Animal science research, a zoo of activity for undergraduates

This summer students will have the opportunity to participate in Animal Sciences research with the help of HUR’s Summer Program in Undergraduate Research (SPUR).  SPUR funding will support a program titled, “Integrative Physiology: a Tool to Enhance Undergraduate Research Experience in Animal Science,” which will allow students to become immersed in a research project under the direction of three faculty members in the Department of Animal Science: Dr. Marcel Amstalden, Assistant Professor, Dr. Thomas Welsh, Professor, and Dr. Nancy Ing, Associate Professor.

Six to eight Animal Science students will work in teams of two and be assigned to investigate the effects of experimental treatments on physiological functions related to animal growth and development. Each team will evaluate the effects of treatment on organ structure and function at cellular and molecular levels, using traditional and state-of-the art methods available in the laboratories of the coordinators of this SPUR project.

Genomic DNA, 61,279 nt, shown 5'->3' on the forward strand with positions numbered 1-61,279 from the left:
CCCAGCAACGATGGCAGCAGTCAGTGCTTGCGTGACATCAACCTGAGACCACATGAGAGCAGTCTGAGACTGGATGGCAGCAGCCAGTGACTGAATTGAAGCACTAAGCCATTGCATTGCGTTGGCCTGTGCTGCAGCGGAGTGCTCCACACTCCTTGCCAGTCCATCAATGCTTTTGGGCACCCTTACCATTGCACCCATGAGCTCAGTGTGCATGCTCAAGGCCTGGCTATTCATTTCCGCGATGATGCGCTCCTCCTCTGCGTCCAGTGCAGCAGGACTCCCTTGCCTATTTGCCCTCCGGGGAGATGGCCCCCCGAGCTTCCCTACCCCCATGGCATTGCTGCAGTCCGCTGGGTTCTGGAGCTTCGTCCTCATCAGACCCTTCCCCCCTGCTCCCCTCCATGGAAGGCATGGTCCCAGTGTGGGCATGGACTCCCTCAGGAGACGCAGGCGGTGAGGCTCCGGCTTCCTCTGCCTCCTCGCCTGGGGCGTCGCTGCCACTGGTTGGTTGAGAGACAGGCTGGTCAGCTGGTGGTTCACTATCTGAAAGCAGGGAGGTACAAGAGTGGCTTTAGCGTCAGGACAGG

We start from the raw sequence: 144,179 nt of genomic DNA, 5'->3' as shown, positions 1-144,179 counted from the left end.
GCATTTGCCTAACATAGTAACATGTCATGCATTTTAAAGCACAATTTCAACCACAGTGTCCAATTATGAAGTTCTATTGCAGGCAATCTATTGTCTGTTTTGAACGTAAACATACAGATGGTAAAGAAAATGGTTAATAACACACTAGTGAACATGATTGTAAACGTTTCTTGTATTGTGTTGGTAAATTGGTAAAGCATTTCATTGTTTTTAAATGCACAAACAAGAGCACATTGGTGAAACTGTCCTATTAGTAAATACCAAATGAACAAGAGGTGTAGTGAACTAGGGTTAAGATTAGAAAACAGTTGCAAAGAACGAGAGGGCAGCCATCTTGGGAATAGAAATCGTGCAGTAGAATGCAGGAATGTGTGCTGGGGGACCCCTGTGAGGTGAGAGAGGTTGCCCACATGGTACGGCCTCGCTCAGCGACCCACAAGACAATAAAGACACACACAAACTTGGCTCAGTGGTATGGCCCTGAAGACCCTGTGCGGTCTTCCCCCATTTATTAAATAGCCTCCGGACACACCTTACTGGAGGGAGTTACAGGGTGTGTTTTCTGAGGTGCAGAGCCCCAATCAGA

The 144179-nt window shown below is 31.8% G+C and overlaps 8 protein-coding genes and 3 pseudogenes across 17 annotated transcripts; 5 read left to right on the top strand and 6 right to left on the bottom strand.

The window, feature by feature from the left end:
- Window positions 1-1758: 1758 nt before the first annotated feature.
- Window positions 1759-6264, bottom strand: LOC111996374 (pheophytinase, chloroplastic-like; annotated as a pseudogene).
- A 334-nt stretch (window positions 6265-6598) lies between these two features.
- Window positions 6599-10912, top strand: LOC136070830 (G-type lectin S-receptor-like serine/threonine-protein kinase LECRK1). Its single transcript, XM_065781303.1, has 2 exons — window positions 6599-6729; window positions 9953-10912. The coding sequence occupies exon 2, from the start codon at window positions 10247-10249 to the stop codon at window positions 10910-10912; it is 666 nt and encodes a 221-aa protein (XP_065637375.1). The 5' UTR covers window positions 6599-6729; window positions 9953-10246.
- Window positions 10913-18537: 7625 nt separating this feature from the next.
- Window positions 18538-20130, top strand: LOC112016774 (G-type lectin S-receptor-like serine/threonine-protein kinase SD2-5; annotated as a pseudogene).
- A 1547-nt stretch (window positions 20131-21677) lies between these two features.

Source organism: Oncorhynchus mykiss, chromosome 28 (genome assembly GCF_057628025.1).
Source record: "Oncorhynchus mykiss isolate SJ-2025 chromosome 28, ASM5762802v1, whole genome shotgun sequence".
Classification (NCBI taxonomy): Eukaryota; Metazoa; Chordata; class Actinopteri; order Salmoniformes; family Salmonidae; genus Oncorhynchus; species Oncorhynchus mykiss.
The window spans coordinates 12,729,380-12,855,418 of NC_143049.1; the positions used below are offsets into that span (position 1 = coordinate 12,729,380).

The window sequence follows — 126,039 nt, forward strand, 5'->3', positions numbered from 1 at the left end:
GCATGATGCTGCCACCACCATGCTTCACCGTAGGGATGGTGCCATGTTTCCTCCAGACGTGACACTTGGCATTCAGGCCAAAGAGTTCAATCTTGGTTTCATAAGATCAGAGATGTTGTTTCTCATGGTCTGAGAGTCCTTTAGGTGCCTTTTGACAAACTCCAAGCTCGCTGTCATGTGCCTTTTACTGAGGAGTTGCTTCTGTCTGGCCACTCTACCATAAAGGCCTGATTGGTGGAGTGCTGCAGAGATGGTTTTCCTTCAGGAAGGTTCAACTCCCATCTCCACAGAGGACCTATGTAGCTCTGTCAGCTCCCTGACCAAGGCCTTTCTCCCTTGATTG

The students will work with faculty and graduate students performing assays such as; histo-morphological evaluation of endocrine organs, analysis of gene expression of key genes involved in growth and development, and analysis of hormone concentrations in blood samples.  At the end of their experience, students will prepare a report to share their results with the Integrative Physiology SPUR group and engage in coordinated discussions designed to integrate results obtained by all teams.  Students will also participate in the Research Experiences for Undergraduates (REU) summer activities sponsored by HUR, including a public research poster session on July 31.

“We expect to stimulate critical thinking in our students, as well as train them in research so they can continue in undergraduate research after our program.  We also want this project to show the students the integration between cellular and whole-animal functions, through the learning of fundamental biological concepts for a better understanding of animal physiology,” said Amstalden.

Contact: Chrystina Rago,


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